Integration and Application Network retreat: June 2014Bill Dennison ·
The Integration and Application Network held a retreat at the Chesapeake Bay Environmental Center on the shores of Chesapeake Bay's Eastern Shore. The venue was spectacular, with views across marshes and open water in a sustainable building that included bamboo flooring, solar power, and skylights.
Our goals were to introduce ourselves to one another, particularly the plethora of new staff, and then develop strategies for regular IAN interactions. IAN staff are distributed in different locations (Cambridge, Annapolis, Baltimore, Canada) and many of them are embedded in various agencies, including the Chesapeake Bay Program, Maryland Department of Natural Resources, Maryland Department of Environment, and Maryland State Department of Education. Staff live in Baltimore, Washington D.C., Annapolis, and a variety of towns on the eastern and western shore of Chesapeake Bay, thus a central location was chosen for the retreat. For our Canadian telecommuters, we had Bill Nuttle in town and Skyped Adrian Jones and Tracey Saxby into the retreat by walking around a computer.
We asked everyone to list up to ten words that describe why they were attracted to IAN, considering that this talented group of people often turned down better paying jobs to work with IAN. Jane Hawkey used the wordle program to generate a word cloud which is shown here.
Everyone produced a three slide introduction of themselves, which were projected with a one minute timer per slide. The ingenuity and creativity applied to this exercise was impressive. There were several common themes that emerged. The overall theme was a desire to make the world a better place, with a focus on the Chesapeake region. People expressed their passions and interests which included adventures like travel, rock climbing, scuba diving and kite sailing, 'geeky' stuff like messing with computers, reading, and photography, as well as experiencing nature via hiking, boating, fishing, and gardening. Some geographical themes emerged as well, with an affinity for Chesapeake Bay, the US west coast, Canada and Australia. IAN folks enjoy good food and drink, travel extensively, and 'get stuff done'. They are energetic, talented and interesting.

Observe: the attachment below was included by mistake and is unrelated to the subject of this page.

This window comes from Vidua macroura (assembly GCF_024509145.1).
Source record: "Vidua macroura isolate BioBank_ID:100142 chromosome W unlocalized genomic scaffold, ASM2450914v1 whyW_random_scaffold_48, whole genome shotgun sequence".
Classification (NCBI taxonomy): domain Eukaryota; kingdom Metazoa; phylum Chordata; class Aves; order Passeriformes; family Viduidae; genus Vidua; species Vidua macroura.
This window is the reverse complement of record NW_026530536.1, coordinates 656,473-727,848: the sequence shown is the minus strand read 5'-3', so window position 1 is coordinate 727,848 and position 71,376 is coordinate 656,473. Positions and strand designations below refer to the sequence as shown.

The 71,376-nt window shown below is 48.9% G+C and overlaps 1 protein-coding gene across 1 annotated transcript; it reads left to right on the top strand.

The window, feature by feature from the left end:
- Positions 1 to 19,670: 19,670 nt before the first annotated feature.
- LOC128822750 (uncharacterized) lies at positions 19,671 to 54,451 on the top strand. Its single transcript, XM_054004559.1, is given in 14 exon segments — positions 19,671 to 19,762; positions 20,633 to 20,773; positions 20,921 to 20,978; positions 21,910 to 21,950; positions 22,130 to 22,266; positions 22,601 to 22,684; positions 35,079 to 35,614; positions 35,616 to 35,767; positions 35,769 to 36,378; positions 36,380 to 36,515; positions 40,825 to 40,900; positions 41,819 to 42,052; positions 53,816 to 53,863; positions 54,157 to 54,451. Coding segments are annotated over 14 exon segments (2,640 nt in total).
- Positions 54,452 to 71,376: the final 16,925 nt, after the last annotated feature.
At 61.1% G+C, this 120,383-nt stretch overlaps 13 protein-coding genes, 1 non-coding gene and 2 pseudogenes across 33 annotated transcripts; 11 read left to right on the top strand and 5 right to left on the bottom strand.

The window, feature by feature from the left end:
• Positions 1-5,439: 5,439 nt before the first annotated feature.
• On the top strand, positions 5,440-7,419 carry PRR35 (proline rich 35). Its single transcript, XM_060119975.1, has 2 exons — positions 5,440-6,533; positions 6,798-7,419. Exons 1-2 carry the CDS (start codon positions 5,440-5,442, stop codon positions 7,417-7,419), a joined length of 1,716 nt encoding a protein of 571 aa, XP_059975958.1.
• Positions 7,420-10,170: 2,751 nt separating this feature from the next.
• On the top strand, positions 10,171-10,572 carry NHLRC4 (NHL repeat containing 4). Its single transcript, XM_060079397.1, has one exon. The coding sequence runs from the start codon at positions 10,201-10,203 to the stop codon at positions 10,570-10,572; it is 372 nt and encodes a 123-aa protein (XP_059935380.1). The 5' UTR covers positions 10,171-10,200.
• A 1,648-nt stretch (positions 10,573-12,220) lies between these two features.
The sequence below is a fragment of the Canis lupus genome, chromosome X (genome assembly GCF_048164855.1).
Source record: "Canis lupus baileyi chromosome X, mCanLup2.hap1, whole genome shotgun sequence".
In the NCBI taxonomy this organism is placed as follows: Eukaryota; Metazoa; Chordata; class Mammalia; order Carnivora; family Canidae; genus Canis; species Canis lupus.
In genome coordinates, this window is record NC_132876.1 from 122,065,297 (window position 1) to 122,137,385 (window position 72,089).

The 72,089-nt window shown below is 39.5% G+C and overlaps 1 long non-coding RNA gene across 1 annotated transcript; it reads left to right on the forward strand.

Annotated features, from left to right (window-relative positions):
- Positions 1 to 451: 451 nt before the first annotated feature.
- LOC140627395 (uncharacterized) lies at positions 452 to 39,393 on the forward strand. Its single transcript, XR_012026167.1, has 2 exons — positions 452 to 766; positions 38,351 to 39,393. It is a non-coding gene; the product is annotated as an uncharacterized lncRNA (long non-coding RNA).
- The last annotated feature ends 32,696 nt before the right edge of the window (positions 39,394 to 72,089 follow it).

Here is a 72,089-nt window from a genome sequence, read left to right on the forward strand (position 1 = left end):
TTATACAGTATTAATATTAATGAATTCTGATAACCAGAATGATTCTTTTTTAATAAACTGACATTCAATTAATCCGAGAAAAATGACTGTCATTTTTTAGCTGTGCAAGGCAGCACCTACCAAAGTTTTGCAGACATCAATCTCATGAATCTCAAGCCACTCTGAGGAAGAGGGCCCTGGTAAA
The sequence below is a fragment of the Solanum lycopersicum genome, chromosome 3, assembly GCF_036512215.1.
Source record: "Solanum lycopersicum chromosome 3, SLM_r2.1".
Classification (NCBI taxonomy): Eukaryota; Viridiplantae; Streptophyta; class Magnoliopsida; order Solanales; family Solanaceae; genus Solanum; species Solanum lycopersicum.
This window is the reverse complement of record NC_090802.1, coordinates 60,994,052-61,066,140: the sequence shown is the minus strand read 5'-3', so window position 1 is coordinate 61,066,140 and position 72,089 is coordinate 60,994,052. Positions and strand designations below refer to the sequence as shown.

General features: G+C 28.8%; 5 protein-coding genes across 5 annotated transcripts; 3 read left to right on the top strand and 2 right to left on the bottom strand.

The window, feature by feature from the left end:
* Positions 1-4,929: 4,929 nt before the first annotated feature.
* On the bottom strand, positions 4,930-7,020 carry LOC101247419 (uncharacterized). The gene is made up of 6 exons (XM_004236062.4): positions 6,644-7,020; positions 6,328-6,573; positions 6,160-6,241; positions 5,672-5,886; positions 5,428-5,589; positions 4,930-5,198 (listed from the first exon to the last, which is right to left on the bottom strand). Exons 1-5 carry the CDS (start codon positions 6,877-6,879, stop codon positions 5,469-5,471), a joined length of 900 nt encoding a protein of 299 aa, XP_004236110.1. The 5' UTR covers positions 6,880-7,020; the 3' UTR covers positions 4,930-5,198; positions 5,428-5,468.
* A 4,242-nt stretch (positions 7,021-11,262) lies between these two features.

Another exercise was to list the various skill sets possessed by members of the IAN team, which created an impressive list of science skills (e.g., data analysis and interpretation, synthesis, statistics, geographic information systems, science writing and editing, computer coding), graphic design skills (e.g., Adobe creative suite, photography, video production, web design, story boarding), stakeholder engagement skills (e.g., developing and maintaining collaborations, workshop facilitation, social media, mobile device apps, responsive web design, user experience), education skills (e.g., teaching, curriculum development, educational resource creation, accessible information) and leadership skills (e.g., project management, transparent administration, recruiting and retaining high quality staff, entrepreneurship). Some specialities like emerged like marine science, evaluating best management practice effectiveness, and studying and communicating climate change impacts, adaptation, mitigation and education.
Another interesting exercise was having everyone complete a Myers-Briggs type personality test and comparing results. The Myers-Briggs test results showed a preponderance of IAN staff are categorized as INTJ (Introversion-Intuition-Thinking-Judgment), which is relatively rare in the general population, particularly women, but many scientists and engineers are in this category. The IAN team also has people in other rationalist categories, some idealists, fewer guardians and only one artisan.
We also brainstormed ideas to enhance our productivity, connectivity and effectiveness. Heath Kelsey and Alex Fries developed a system for rotating five person groups so that everyone was in a group with everyone else just once. We did successive rounds with short report backs that built on what previous groups had come up with. The final round was to prioritize the recommendations. Some of the recommendations include adding people's skill sets in personnel information on the IAN website, mechanisms for increasing interactions among IAN staff (e.g., field trips, training sessions like a photography course, webinars), create 'capacity clusters' for ongoing interactions (e.g., web design and development, GIS, climate adaptation) and develop rewards or 'bounties' to crowd source various inputs (e.g., photographs, diagrams, symbols).
Overall, we left the IAN retreat impressed at the breadth and diversity of talents in the group, a desire to get together more often and a sense of accomplishment for developing some concrete strategies to enhance our productivity, connectivity and effectiveness. Some of the specific commitments identified at the IAN retreat include:
- An annual schedule for IAN interactions
- In person IAN meetings and announcements that will be held at diverse locations
- Increased participation in IAN meetings
- STAR seminar involvement and invitations to all IAN staff
- Creating a knowledge base, or "Bounties" that capture our institutional knowledge and provide a forum for requesting and providing technical assistance
- Identification of specific projects that will allow us to work on something together to leverage and share our skills
About the author
Dr. Bill Dennison is a Professor of Marine Science and Vice President for Science Application at the University of Maryland Center for Environmental Science (UMCES). Dr. Dennison’s primary mission within UMCES is to coordinate the Integration and Application Network.